COVID-19 & Poverty

How Sustainable Development Goal One will be affected


The coronavirus COVID-19 has clearly demonstrated that a society is only as strong as its weakest link; this is true both for the health of its people and of its economy

The World Food Programme estimates that more than 265 million people face acute food insecurity in 2020. 

The International Labour Organization predicts that the pandemic will  trigger a 60 percent decline in earnings for 1.6 billion informal workers, while half of the world is trying to survive without any form of social protection.

This year the International Day for the Eradication of Poverty is more important than ever. 

Ending Poverty

Ending poverty in all its forms is the foundation of the Sustainable Development Goals (SDGs). 

Yet the World Bank estimates that we will see the first rise in poverty since 1998. UNDP estimates that human development will decline since we first began measuring it in 1990.

The new extreme poor will be concentrated in regions already struggling with a high burden of poverty, such as South Asia and sub-Saharan Africa. 

The social, economic and political fallout, which has only just begun, will be part of our lives for years to come.

How we measure poverty

UNDP understands that poverty is a complex issue.

The Multidimensional
Poverty Index
recognizes how poverty robs families of the capability to live in dignity — from health, education and standard of living.

The coronavirus will prey on all these interstitial factors to create a new, bigger global underclass, with all the social and political upheaval that could imply. 

UN officials have warned that we could see an increase in unrest, conflict and starvation.

An industry on the edge 

Prior to the pandemic, the UN says tourism grew faster than the world economy for ten years. 

It generated seven percent of global trade and employed one in every ten people. Now, up to 120 million direct jobs are at risk. Many are in the informal economy.

Even places such as Vanuatu, with almost no cases of COVID-19, are suffering because they rely heavily on tourism to support their economy. 

Many rural African communities, guardians of endangered animals, depend entirely on eco- and wildlife tourism. 

Women and poverty

COVID-19 is making women poorer and less safe. 

UNDP’s Gender Tracker reports that most countries aren’t doing enough. It includes more than 2,500 measures in 206 countries, analyzed domestic violence, unpaid care, and women’s economic security. 

It found that one fifth of countries have no measures to help women and only 12 percent cover all three areas. 

New UN Women and UNDP data shows an extra 47 million women will be pushed into poverty.

The UN Secretary-General Antonio Guterres has raised alarm about the “horrifying” surge in domestic violence, because of economic stress.

It’s time for big, bold ideas

We are at the tipping point that requires cohesive, immediate action.

UNDP has called for a Temporary Basic Income to protect the world’s poorest, particularly women, the disabled, and migrants. It would give families a financial cushion and slow the spread of the virus by enabling people to stay home. 

UNDP has assessed the effects of COVID-19 in more than 60 countries. We have estimated that it would cost US$199 billion a month to guarantee basic income to 2.8 billion people living on the poverty line in 132 countries.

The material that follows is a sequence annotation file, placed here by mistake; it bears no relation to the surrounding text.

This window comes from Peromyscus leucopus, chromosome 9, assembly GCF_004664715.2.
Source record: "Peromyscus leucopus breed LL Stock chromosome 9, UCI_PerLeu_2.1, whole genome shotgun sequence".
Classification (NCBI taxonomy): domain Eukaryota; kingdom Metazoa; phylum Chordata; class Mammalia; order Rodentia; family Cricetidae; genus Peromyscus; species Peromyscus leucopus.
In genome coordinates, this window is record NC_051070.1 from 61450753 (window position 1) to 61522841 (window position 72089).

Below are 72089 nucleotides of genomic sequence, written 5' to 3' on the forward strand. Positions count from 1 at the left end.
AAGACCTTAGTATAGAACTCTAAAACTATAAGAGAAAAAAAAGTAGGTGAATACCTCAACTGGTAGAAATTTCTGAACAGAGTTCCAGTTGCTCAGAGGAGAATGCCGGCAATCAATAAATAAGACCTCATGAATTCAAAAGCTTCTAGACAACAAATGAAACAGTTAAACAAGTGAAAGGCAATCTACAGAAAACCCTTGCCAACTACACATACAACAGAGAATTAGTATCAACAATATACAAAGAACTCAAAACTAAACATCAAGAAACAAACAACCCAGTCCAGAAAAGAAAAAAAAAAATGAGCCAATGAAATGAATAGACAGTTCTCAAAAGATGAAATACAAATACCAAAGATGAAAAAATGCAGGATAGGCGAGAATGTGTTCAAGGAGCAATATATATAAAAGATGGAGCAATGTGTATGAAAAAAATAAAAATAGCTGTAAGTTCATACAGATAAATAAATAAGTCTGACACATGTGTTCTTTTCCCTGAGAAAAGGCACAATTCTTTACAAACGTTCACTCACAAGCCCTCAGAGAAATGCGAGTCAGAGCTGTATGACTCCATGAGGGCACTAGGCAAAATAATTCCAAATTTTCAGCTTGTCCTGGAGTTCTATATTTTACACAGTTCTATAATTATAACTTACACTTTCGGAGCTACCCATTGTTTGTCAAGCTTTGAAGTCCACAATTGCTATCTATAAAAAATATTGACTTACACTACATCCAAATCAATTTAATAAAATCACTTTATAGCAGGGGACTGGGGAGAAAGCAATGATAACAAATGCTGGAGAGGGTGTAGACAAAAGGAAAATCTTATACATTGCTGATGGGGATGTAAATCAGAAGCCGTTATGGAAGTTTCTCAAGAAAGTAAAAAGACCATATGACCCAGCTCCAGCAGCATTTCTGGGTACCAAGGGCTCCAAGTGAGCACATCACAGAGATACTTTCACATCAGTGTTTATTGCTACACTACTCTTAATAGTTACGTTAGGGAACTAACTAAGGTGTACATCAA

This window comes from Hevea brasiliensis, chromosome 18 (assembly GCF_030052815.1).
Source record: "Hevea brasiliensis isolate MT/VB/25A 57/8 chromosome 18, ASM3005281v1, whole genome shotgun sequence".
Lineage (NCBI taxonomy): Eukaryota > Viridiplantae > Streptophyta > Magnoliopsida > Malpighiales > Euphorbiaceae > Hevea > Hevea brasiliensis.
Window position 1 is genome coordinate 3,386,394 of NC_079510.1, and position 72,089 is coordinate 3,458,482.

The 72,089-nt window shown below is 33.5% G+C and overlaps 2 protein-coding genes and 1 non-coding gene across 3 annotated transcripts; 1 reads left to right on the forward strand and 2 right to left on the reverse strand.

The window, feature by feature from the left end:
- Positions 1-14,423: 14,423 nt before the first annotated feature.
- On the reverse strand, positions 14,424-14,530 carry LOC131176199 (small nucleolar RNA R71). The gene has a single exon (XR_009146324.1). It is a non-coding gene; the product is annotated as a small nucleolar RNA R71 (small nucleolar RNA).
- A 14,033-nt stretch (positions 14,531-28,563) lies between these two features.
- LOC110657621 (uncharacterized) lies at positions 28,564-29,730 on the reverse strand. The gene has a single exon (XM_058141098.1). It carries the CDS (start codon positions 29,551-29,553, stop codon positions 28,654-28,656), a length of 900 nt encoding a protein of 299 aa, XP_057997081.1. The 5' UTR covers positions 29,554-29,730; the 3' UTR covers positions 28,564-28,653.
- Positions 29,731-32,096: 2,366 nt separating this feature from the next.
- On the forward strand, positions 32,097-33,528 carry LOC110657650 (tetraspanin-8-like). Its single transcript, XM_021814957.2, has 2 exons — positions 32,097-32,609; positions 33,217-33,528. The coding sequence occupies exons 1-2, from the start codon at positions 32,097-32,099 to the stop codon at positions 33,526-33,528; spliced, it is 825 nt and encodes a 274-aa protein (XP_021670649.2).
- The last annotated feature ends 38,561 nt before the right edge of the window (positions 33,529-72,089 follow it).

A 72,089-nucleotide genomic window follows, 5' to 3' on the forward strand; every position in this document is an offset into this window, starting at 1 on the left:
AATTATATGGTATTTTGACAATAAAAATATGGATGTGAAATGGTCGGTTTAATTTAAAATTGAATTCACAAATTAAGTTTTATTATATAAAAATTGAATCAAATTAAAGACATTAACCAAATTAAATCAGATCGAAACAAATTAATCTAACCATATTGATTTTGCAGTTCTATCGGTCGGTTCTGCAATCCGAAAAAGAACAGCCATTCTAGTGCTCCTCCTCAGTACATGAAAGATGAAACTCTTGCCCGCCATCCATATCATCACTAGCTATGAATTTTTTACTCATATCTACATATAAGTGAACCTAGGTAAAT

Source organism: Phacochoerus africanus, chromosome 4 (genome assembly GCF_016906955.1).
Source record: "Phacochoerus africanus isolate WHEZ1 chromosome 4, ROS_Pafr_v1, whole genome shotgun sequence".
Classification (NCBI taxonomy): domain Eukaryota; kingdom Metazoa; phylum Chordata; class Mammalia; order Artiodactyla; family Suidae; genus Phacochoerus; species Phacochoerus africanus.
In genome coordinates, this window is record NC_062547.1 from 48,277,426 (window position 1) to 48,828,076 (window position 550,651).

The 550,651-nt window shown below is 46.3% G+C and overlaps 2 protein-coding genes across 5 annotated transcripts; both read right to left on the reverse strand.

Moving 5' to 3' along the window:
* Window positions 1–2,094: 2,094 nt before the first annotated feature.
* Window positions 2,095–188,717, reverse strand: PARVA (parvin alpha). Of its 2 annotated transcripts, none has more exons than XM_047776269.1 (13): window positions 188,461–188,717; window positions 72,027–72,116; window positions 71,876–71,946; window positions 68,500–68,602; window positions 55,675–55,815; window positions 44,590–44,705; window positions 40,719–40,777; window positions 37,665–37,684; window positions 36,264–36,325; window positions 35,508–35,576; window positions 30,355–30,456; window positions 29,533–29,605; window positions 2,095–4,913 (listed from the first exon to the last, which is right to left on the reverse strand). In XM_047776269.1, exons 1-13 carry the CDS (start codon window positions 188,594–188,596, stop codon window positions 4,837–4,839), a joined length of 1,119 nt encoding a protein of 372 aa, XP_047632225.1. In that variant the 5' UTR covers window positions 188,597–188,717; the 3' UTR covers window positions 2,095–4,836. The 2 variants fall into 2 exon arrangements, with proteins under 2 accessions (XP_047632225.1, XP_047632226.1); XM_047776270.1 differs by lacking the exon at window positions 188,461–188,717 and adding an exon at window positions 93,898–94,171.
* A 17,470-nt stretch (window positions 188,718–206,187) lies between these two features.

- UNDP Administrator Achim Steiner

“Unprecedented times call for unprecedented social and economic measures. Introducing a Temporary Basic Income for the world’s poorest people has emerged as one option. This might have seemed impossible just a few months ago,” 

Our joint initiative with the OECD, Tax Inspectors Without Borders is helping developing countries collect the taxes owed to them by multinational companies. Up until June we had recovered more than US$537 million.

Our partnership with The Lion’s Share is raising US$3 million for 40 communities who depend on wildlife and eco-tourism for their living. 

The Global Framework for Action will support 14 countries in five regions to improve their social safety nets via the Joint SDG Fund. 

Framework for Action

In close coordination with the RC, the UNCT, national partners and the donor community, UNDP is contributing to a COVID-19 socio-economic impact assessment with special focus on sectors and population groups most exposed to risk in order to buffer the effect of COVID-19 AND increase resilience of the economy and at-risk communities in the future.

Opportunity within crisis

As we enter a Decade of Action to achieve the Sustainable Development Goals, we need to aim for a redesign that will fully realize the vision of Agenda 2030.

UNDP’s COVID-19 crisis response is designed to help decision-makers make the right choices in governance, social protection, the green economy, and digital disruption.

The world needs to stem the socio-economic crisis, ensure that recovery is sustainable and moves decisively towards a green economy. 

Together, we have a chance to take a leap to an inclusive, peaceful, and resilient future, with the Sustainable Development Goals as our guide.

Photo Credits

pg1, Dech St/; 
pg2, Rusell Tate/
pg 3,  Thought Catalog/;
pg 4, Zerbor/; 
pg 5 & 6, UNDP India/Dhiraj Singh;
pg 8, @marjanblan/
pg 9, @photography_by_dumortier/ 
pg 10, CalypsoArt/; 
pg 12, L: UNDP Bangladesh/Mohammad Assad, R: ; 
pg 13, @matthearne/; 
pg 15, UNDP Afghanistan/Igor; 
pg 16, UNDP Vanuatu; 
pg 17, UNDP Angola; 
pg 18, UNDP Bangladesh/Fahad Kaizer; 
pg 19, Left: UNDP Lebanon/Rana Sweidan,
Pg 19, Right: UNDP/UNFPA/UNICEF/Aurélia Rusek⁠; 
pg 21, UNDP Guatemala/Caroline Trutmann; 
pg 22, UN Photo/Mark Garten; 
pg 24, UNDP DRC/Mariam Ouedraogo; 
pg 26, UNDP/Positive Mass Films; 
pg 27, @jontyson/ ; 
pg 28, Wild Shots Outreach; 
pg 29, UNDP Belarus/Sergei Gapon; 
pg 30, @matthew_t_rader/; 
pg 31 UNDP/Karin Schermbrucker for Slingshot;